Growing in Containers
Asian pear trees generally grow too large to successfully grow in a container for more than a few years.
Do not exclusively use soil from your garden in your pot; instead, use up to 1/3 native soil, 2/3 potting soil mix, and add a generous portion of fertilizer-free compost or well-rotted manure. For larger pots use a potting mix that has a larger particles in addition to smaller ones.
Care and Maintenance
Asian pears are unusually fruitful plants. They mature early (usually starting blooming and producing fruit 1-2 years after planting), and they set LOTS of fruits! In fact, unless you aggressively thin the fruits, you will have hundreds of small pears that are mostly skin and seed.
After the traditional self-thinning event known as "June drop" - which usually occurs in early June and consists of the tree spontaneously releasing up to 10% of its fruit - you should go in and thin out 40%-50% of the remaining fruits. This seems excessive, but the remaining fruits will swell and develop into the good-sized pears you want them to be. In clusters of 1-3 fruits, thin to the best single fruit; in clusters of 4+ fruits, thin to the best 2.
DO NOT SKIP THIS TASK. If allowed to expend all of its energy ripening the fruit it has set, the young tree will exhaust itself and "runt out" - stay small, thin, poorly rooted, and die early. Asian pears need to be thinned to moderate the vigor we have bred into them. Thorough thinning will make better fruit and promote a healthy, well-rooted, long-lived addition to your home orchard.
WATERING YOUR PLANTS
This is the most important and often the most difficult part of successfully growing plants. There are many factors, including the humidity, temperature, soil type, wind, and amount of direct sun that affect how much and how often water should be applied.
A general rule of thumb for plants in the ground is to ensure they receive an inch of water per week over the root zone. An inch of water is equivalent to about ¾ to one gallon per square foot of soil surface area. The typical three foot diameter planting hole would need 7 ½ to 10 gallons of water per week provided by rainfall or by the gardener.
Apply this water once a week, two times per week if soil is fast draining. This will of course depend on your own conditions and the plants you are growing! DO NOT water lightly each day because this results in a wet surface and dry root zone area. The soil should be moist, but not soggy, to a depth of about a foot for most growing plants. The top inch or two can feel dry, and the plant will still be well watered. The trick is to have the water available where the roots are. In hotter and sunnier areas, a mulch of wood chips, straw, bark, etc. can greatly ease the burden of summer watering. For plants in containers, water until the soil is saturated and water comes out of the drainage holes. Let the container dry until the soil is dry to the touch 1 to 2 inches down (more deep with deeper pots) and the container is lighter in weight. A plant that has wilted can be receiving either too much or too little water.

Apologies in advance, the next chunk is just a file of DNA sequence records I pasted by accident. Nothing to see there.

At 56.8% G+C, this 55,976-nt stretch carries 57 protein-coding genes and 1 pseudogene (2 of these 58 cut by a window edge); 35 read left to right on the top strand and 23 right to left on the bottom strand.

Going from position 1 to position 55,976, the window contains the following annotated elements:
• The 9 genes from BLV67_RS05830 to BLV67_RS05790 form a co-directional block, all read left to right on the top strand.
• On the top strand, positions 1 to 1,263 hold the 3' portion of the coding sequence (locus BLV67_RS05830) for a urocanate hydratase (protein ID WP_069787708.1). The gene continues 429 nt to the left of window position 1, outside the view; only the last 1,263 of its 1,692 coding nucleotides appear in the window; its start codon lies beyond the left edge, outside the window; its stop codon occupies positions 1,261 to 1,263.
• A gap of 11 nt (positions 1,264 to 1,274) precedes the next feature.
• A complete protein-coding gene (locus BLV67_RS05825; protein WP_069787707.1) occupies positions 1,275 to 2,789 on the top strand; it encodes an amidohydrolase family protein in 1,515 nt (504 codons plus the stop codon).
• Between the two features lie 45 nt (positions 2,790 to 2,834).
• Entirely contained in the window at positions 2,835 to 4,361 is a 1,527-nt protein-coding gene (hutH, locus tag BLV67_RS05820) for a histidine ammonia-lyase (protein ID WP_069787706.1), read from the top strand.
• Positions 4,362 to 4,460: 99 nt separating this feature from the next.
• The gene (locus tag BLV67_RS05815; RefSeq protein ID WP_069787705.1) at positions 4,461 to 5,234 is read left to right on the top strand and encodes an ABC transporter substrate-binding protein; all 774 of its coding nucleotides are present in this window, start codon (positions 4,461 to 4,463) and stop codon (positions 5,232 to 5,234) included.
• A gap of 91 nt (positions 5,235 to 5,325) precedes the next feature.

In rainy areas like the Pacific Northwest most of the plants that we offer will need relatively little supplemental irrigation ONCE THEY ARE WELL ESTABLISHED in the ground and have had a chance to develop a good root system. However, even here it is important to make sure plants have regular, deep watering during the first couple of growing seasons, and the first summer is especially critical. In drier areas, or where soils do not retain water well, permanent irrigation is essential. Remember that you don’t want your trees to just survive, but rather to thrive. Make sure they get the water where they need it, starting at the drip line and extending away from the tree up to several feet ( for older trees) where the feeder roots will be. Drip irrigation and soaker hoses can be an efficient way to deliver the water.
For good steady growth and high productivity, your trees need to have adequate amounts of various mineral nutrients. Some people are fortunate and have naturally rich, fertile soil.
Use an all-purpose or balanced fertilizer. A couple of inches of well-rotted compost on the root zone can also be an effective fertilizer. A generous leaf or straw mulch around your trees will not only conserve moisture and help in weed control, but also keeps your soil healthy by building up humus, attracting earthworms, and supporting beneficial fungal organisms. This encourages young trees to be strong, healthy and productive. Avoid applying fertilizer after early summer; doing so can encourage lots of soft new growth that is much more likely to be damaged by winter cold. Excessive use of fertilizer can increase disease problems on your plants and can even kill them.
As a general guide, if your tree is producing about one foot of new growth or more a year and has healthy-looking foliage, it may not need much, or any, fertilizer.
Pest and Diseases
Find out what insects and diseases are typical in your area. Ask your local co-operative extension professional what the typical insect and disease issues are in your area. Then you can make selections based on resistance or tolerance information available on our website, or make a plan for controlling problems you can expect with the susceptible varieties you prefer to grow. If you see resistance information about a particular disease for one variety but not another of the same kind of fruit, then that variety may be susceptible or might not have been tested - so its resistance could be unknown. The following are some of the more common issues.